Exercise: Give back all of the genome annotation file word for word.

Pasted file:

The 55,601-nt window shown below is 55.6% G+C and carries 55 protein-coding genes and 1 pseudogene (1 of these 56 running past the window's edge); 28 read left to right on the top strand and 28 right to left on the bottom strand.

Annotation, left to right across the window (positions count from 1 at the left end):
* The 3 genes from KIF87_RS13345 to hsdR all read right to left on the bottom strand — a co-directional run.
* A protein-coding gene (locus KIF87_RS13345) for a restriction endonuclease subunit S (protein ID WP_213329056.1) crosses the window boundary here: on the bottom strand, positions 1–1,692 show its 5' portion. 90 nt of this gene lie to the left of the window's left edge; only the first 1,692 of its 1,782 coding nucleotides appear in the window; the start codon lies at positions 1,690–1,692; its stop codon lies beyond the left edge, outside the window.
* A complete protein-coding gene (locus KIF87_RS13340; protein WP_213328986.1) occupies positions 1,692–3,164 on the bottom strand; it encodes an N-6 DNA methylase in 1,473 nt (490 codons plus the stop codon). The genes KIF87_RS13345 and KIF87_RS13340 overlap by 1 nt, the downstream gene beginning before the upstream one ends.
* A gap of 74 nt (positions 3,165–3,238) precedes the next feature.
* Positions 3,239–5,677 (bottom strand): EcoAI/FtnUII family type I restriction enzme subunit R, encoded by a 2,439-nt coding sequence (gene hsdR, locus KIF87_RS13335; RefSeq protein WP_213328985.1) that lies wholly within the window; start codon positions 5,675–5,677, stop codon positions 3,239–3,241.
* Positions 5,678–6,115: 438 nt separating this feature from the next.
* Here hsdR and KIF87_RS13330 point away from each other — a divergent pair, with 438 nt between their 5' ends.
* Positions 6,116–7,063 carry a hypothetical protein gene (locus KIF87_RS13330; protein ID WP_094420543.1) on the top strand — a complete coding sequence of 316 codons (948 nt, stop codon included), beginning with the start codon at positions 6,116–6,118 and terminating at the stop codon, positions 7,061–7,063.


The 55,601-nt window shown below is 55.6% G+C and carries 55 protein-coding genes and 1 pseudogene (1 of these 56 running past the window's edge); 28 read left to right on the top strand and 28 right to left on the bottom strand.

Annotation, left to right across the window (positions count from 1 at the left end):
* The 3 genes from KIF87_RS13345 to hsdR all read right to left on the bottom strand — a co-directional run.
* A protein-coding gene (locus KIF87_RS13345) for a restriction endonuclease subunit S (protein ID WP_213329056.1) crosses the window boundary here: on the bottom strand, positions 1–1,692 show its 5' portion. 90 nt of this gene lie to the left of the window's left edge; only the first 1,692 of its 1,782 coding nucleotides appear in the window; the start codon lies at positions 1,690–1,692; its stop codon lies beyond the left edge, outside the window.
* A complete protein-coding gene (locus KIF87_RS13340; protein WP_213328986.1) occupies positions 1,692–3,164 on the bottom strand; it encodes an N-6 DNA methylase in 1,473 nt (490 codons plus the stop codon). The genes KIF87_RS13345 and KIF87_RS13340 overlap by 1 nt, the downstream gene beginning before the upstream one ends.
* A gap of 74 nt (positions 3,165–3,238) precedes the next feature.
* Positions 3,239–5,677 (bottom strand): EcoAI/FtnUII family type I restriction enzme subunit R, encoded by a 2,439-nt coding sequence (gene hsdR, locus KIF87_RS13335; RefSeq protein WP_213328985.1) that lies wholly within the window; start codon positions 5,675–5,677, stop codon positions 3,239–3,241.
* Positions 5,678–6,115: 438 nt separating this feature from the next.
* Here hsdR and KIF87_RS13330 point away from each other — a divergent pair, with 438 nt between their 5' ends.
* Positions 6,116–7,063 carry a hypothetical protein gene (locus KIF87_RS13330; protein ID WP_094420543.1) on the top strand — a complete coding sequence of 316 codons (948 nt, stop codon included), beginning with the start codon at positions 6,116–6,118 and terminating at the stop codon, positions 7,061–7,063.